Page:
Using Mindfulness for Anxiety: Here’s How

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Mindfulness is a terrific tool for anxiety. It’s more than a mere tool, however. Mindfulness is a way of experiencing yourself and the world that allows you to live fully and completely without anxiety getting in your head and in your way.

Mindfulness is many things. Mindfulness is

  • being present in the moment, right here and right now;
  • focusing on what’s around you to pull your thoughts away from the anxious ones in your head;
  • attending to all your senses so you feel and experience things other than the physical symptoms of anxiety;
  • letting yourself be as you are without fighting with and getting tangled in anxiety;
  • living in the present, ready to live fully without anxiety being at the forefront of your thoughts and emotions.

Mindfulness for Anxiety: Our Thoughts and Emotions

Racing thoughts are a component of anxiety. Our thoughts are full of worries, fears, doubts, regrets over perceived past mistakes, and imagined future horrendous outcomes. Thoughts and emotions are connected, so our anxious thoughts create anxious, roiling emotions, which in turn create more anxious thoughts, and we are caught in a jagged trap.

When you engage in mindfulness for anxiety, you begin to remove yourself from anxiety’s trap. With mindfulness, you are replacing your worries about the past and fears about the future with neutral, non-judgmental observations about the present. This calms both thoughts and emotions.

When you use mindfulness to extricate yourself from anxiety’s trap, you allow yourself to let go of anxiety. You stop struggling and just accept things for what they are. Acceptance isn’t giving in to anxiety; it’s stepping away from the negative thoughts and emotions so you can observe them from a distance.

Rather than an escape from anxiety and problems, mindfulness lets you step away from them so you can live fully in the present moment. With mindfulness, you live in the present moment without judging anything. When your thoughts are centered on what is happening now, there is less space for anxious thoughts and emotions.

Knowing that mindfulness reduces anxiety is one thing. Actually practicing it is another thing altogether, for it’s not always easy and natural. The following tips show you how to use mindfulness for anxiety.

How to Practice Mindfulness for Anxiety

Mindfulness is a state of being. Like anything, it takes patience to achieve it. Mindfulness in its most basic form is simply paying attention to what is happening around you instead of getting caught in your anxiety. Here are some ways to pull your attention away from the anxiety within and onto the world around you.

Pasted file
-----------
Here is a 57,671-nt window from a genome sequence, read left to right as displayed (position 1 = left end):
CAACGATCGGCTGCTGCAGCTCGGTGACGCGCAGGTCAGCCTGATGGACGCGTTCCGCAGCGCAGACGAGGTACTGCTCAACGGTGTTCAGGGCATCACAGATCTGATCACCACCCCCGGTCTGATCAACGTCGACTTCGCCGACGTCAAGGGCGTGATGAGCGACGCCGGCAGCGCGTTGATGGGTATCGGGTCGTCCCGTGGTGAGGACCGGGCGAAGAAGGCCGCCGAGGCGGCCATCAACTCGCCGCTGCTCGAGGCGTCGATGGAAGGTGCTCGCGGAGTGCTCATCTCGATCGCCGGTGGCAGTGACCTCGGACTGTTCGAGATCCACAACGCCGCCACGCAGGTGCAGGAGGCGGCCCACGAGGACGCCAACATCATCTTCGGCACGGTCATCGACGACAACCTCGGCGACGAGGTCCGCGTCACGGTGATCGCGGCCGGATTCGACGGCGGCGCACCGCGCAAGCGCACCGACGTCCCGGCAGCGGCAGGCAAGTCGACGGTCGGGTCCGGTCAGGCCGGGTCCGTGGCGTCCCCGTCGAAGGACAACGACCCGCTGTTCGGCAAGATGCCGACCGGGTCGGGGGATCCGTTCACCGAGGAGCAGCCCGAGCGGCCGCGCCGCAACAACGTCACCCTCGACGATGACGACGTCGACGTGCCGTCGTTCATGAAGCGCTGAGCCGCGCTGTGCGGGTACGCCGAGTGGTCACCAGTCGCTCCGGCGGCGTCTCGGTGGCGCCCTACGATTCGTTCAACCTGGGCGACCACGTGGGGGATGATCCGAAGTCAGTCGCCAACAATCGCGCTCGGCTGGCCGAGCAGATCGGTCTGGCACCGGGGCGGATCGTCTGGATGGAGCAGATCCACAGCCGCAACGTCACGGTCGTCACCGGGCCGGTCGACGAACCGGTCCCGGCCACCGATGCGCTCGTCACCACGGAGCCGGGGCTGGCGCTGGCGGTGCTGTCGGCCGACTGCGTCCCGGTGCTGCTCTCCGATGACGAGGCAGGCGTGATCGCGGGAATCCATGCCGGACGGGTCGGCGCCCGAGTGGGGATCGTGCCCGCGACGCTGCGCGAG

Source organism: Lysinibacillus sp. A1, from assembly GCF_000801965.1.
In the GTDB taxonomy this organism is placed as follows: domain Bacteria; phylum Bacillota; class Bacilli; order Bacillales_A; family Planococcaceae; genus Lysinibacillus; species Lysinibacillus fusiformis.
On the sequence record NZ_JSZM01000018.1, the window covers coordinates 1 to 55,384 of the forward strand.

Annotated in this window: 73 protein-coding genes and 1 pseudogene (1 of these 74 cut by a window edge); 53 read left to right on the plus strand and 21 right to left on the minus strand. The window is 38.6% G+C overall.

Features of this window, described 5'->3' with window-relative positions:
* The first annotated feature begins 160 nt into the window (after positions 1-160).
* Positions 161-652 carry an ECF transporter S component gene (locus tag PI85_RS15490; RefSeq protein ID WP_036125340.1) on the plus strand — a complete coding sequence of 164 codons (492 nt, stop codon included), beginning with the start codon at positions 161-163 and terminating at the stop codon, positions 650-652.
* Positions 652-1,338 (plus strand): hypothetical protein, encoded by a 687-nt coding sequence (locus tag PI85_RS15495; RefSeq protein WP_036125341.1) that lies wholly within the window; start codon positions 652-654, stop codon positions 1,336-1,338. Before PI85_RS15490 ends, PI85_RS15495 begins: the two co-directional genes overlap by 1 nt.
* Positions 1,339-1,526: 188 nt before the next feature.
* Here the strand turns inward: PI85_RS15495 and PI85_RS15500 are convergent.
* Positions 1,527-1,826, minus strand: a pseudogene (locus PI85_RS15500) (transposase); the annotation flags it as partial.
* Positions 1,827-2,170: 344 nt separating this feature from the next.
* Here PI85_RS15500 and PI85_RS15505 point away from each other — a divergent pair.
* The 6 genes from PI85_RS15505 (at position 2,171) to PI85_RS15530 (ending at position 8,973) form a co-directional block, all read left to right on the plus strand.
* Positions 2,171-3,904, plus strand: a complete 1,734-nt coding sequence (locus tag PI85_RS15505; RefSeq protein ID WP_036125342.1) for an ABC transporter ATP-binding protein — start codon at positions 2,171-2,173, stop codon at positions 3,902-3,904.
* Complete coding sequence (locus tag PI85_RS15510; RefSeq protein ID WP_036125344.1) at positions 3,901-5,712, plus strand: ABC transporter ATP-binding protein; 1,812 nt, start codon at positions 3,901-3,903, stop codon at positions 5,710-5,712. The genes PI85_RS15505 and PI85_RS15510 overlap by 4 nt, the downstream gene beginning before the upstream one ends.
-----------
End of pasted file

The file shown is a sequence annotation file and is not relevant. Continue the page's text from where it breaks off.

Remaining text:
• Use your vision and notice colors, sizes, movement, and more.
  • Listen. What sounds do you hear? Running water? The click of dog feet on the floor? Tune in completely.
  • Touch stuff. Feel different textures, such as the smooth leaf of a houseplant or the rough edges of a rock.
  • Use your sense of smell. Essential oil burners release scents that are calming, energizing and more. Light a candle. Step outside and smell the grass.
  • Taste is another good way to experience the present. Drink tea, eat a piece of chocolate, or anything you can concentrate on and savor.
  • Engage in deep breathing techniques and be mindful of the sound of the air and the feel of your diaphragm expanding and contracting.
  • Take a mindful walk. Walk at any speed that is comfortable to you and notice what’s around you, again using your senses.
  • Eat mindfully. Instead of gulping down a meal or snack while your mind races with anxiety, pull your thoughts gently to the experience of eating.

These are just a few examples of how to use mindfulness for anxiety. There are no hard and fast rules. The main idea is to pay attention to your present moment instead of being caught in the trap of anxious thoughts and feelings.

While there are truly no rules, there is something important to remember. Be patient with yourself and allow yourself to be mindful without judging. When your anxious thoughts return to the forefront of your mind and attention, accept that this is normal. Acknowledge them and return to your senses. The very process of doing this is what trains your brain and tames anxiety.

Using mindfulness for anxiety is a process that can be rewarding. Mindfulness gives you space from anxiety, and it allows you to replace worries and fears with things in the present moment that are much more pleasant.

article references

APA Reference
Peterson, T. (2021, December 21). Using Mindfulness for Anxiety: Here’s How, HealthyPlace. Retrieved on 2024, July 22 from

Last Updated: January 6, 2022

Medically reviewed by Harry Croft, MD

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